You have to juggle employee availabilities, find last-minute replacements in the event of a no-show or because an employee is ill, train new employees, be regularly in the process of recruiting due to labor shortages, and so on.
Employee management probably takes up most of your time. And one of the most time-consuming tasks is probably creating and managing employee schedules.
1. Create a schedule template for easier management
When it comes to creating a schedule template, there are (almost) infinite ways to do it. For example :
- Fixed schedule
- Rotating schedule
- Full-time and part-time schedules
- Weekday and weekend schedules
- Weekly schedule
- Monthly schedule
The fixed schedule
Some restaurants prefer to use a fixed schedule based on the number of visitors to the establishment. This can be an interesting solution for restaurants that have been running for a long time and know their customers’ habits very well. It also provides employees with a stable schedule, so they always know what to expect.
For some employees, having a fixed schedule may seem inflexible, especially for part-timers or young people who are still at school, for example.
The rotating schedule
Rotating schedules can take many forms, for example:
- Alternating employees who work weekends
- Rotating schedules over 2, 3 or even 4 weeks
- Alternating between morning, noon and evening shifts
The purpose of a rotating schedule is simply to ensure that the same employees don’t always work the same shifts. This way, all team members become comfortable doing any task, whether it’s opening or closing the restaurant, for example.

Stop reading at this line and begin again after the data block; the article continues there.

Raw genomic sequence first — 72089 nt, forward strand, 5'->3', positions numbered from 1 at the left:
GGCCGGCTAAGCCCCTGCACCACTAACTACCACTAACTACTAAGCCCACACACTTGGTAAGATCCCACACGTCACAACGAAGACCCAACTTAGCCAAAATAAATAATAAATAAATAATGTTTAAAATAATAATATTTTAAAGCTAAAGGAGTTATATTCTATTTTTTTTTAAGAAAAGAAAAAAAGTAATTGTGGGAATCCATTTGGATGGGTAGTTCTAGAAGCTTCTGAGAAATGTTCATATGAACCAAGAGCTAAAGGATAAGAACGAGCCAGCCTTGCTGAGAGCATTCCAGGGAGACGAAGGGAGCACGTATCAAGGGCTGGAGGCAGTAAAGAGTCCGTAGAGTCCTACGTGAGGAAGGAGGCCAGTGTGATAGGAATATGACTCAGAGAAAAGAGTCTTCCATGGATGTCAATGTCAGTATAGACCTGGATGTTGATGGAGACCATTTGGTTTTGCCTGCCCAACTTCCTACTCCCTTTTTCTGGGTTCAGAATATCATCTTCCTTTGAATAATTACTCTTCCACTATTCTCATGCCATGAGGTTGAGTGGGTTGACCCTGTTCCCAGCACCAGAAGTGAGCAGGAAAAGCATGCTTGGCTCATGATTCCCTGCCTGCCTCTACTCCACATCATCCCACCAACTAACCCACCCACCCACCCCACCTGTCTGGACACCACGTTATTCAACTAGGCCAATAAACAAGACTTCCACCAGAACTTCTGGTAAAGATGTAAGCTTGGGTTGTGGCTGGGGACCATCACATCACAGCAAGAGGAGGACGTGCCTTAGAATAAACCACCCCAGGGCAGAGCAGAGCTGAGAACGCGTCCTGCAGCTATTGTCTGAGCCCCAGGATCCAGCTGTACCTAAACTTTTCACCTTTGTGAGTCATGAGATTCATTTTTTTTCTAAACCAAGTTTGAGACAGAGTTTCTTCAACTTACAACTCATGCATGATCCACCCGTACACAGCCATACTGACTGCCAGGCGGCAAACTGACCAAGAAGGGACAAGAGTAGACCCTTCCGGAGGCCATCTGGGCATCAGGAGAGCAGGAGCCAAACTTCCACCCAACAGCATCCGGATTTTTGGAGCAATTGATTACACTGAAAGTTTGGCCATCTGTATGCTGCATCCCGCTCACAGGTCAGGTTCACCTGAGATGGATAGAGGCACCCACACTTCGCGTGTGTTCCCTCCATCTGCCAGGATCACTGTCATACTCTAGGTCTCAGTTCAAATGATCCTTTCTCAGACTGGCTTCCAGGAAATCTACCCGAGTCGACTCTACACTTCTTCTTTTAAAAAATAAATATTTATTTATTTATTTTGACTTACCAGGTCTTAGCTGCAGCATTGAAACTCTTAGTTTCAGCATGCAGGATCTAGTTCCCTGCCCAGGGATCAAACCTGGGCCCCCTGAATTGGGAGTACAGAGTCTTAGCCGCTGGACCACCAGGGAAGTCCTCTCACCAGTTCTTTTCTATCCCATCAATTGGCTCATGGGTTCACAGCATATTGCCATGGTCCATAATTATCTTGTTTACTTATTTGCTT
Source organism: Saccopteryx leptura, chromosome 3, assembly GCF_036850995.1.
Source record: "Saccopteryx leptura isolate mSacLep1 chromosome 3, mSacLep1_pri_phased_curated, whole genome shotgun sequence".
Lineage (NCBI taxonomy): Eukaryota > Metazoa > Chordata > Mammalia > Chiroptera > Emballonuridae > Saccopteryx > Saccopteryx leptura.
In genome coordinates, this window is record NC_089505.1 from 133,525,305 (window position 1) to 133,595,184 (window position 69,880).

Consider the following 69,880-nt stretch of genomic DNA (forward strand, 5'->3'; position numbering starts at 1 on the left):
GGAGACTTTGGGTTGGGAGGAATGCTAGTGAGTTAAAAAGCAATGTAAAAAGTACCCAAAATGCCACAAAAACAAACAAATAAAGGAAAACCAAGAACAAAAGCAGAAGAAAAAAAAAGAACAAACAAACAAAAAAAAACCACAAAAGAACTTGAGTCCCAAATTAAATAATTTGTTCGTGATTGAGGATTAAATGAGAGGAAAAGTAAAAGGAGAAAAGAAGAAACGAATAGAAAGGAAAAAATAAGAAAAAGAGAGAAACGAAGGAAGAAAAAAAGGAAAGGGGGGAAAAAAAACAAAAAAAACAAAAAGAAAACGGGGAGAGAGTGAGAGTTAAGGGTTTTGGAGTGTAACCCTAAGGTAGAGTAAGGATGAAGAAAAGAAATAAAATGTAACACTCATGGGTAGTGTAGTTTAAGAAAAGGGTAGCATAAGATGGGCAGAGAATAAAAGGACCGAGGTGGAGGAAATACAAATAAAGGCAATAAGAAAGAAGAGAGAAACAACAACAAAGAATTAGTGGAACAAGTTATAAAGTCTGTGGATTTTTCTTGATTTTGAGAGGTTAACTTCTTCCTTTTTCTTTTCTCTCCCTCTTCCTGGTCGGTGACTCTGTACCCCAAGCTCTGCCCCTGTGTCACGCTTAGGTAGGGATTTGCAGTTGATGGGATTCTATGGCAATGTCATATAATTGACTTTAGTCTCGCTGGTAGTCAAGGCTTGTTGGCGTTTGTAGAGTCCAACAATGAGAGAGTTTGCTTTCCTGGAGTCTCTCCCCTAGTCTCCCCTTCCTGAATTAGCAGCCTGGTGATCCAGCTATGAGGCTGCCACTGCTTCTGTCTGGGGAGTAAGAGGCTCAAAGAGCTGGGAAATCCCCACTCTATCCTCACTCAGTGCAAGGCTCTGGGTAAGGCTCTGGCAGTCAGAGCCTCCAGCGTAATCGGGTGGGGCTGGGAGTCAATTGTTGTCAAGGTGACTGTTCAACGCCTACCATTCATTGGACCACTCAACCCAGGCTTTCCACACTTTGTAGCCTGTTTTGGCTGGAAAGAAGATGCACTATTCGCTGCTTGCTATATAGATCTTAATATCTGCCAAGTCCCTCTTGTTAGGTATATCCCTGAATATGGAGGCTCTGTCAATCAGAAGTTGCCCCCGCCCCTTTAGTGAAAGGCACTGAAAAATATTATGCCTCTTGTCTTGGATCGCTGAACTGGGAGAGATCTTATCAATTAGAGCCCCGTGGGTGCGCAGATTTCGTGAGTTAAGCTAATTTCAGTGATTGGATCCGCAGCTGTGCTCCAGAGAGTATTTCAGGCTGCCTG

Weekly or monthly schedules
Some managers prefer to work on a weekly or monthly basis. In this way, employees’ schedules always vary, depending on the needs of the business. For restaurants, this can be practical when customer traffic varies greatly throughout the year.
However, it also means that employees won’t necessarily have guaranteed hours. Their pay may therefore vary throughout the year.
Choosing the right method
To choose the right schedule model for your restaurant, you need to take a few minutes to assess your needs. Ask yourself a few questions, such as:
- Do you have many part-time employees?
- Does your customer traffic vary widely?
- What are the laws in your region regarding your employees’ schedules and employment contracts?
- How much time do you want to devote to schedule management?
Once you’ve identified your needs, it will be much easier to choose the method that’s right for you. And don’t forget: your management methods don’t have to be set in stone. You can adjust them as needed.
2. Group all departments’ schedules in one place
There’s really no reason to separate the schedules of cooks, waiters, bar staff and so on. It’s much simpler to have them all in one place, so you can get a better overview of workforce planning for the whole company. What’s more, you’ll be able to estimate the labor costs involved.